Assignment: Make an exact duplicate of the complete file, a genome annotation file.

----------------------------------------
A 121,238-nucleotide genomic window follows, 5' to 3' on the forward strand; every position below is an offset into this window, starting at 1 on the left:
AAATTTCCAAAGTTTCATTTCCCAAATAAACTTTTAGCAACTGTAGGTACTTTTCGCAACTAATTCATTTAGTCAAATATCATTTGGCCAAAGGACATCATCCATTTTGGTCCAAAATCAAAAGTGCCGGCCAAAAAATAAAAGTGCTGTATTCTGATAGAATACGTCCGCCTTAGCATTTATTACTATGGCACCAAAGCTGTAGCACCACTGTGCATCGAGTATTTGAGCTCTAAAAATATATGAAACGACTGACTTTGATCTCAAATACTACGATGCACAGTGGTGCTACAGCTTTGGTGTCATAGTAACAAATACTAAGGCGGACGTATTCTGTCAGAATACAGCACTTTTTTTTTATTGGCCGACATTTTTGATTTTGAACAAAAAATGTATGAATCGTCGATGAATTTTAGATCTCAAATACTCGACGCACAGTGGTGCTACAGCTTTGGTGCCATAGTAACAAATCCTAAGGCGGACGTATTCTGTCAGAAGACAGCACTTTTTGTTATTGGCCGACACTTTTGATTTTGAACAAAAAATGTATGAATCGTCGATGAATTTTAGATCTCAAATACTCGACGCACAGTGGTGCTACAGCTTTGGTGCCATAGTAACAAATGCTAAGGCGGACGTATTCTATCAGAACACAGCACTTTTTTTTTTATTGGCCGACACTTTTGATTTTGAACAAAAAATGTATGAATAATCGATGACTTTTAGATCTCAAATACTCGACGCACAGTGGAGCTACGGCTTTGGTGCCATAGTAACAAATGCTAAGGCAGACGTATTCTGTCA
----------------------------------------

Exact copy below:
A 121,238-nucleotide genomic window follows, 5' to 3' on the forward strand; every position below is an offset into this window, starting at 1 on the left:
AAATTTCCAAAGTTTCATTTCCCAAATAAACTTTTAGCAACTGTAGGTACTTTTCGCAACTAATTCATTTAGTCAAATATCATTTGGCCAAAGGACATCATCCATTTTGGTCCAAAATCAAAAGTGCCGGCCAAAAAATAAAAGTGCTGTATTCTGATAGAATACGTCCGCCTTAGCATTTATTACTATGGCACCAAAGCTGTAGCACCACTGTGCATCGAGTATTTGAGCTCTAAAAATATATGAAACGACTGACTTTGATCTCAAATACTACGATGCACAGTGGTGCTACAGCTTTGGTGTCATAGTAACAAATACTAAGGCGGACGTATTCTGTCAGAATACAGCACTTTTTTTTTATTGGCCGACATTTTTGATTTTGAACAAAAAATGTATGAATCGTCGATGAATTTTAGATCTCAAATACTCGACGCACAGTGGTGCTACAGCTTTGGTGCCATAGTAACAAATCCTAAGGCGGACGTATTCTGTCAGAAGACAGCACTTTTTGTTATTGGCCGACACTTTTGATTTTGAACAAAAAATGTATGAATCGTCGATGAATTTTAGATCTCAAATACTCGACGCACAGTGGTGCTACAGCTTTGGTGCCATAGTAACAAATGCTAAGGCGGACGTATTCTATCAGAACACAGCACTTTTTTTTTTATTGGCCGACACTTTTGATTTTGAACAAAAAATGTATGAATAATCGATGACTTTTAGATCTCAAATACTCGACGCACAGTGGAGCTACGGCTTTGGTGCCATAGTAACAAATGCTAAGGCAGACGTATTCTGTCA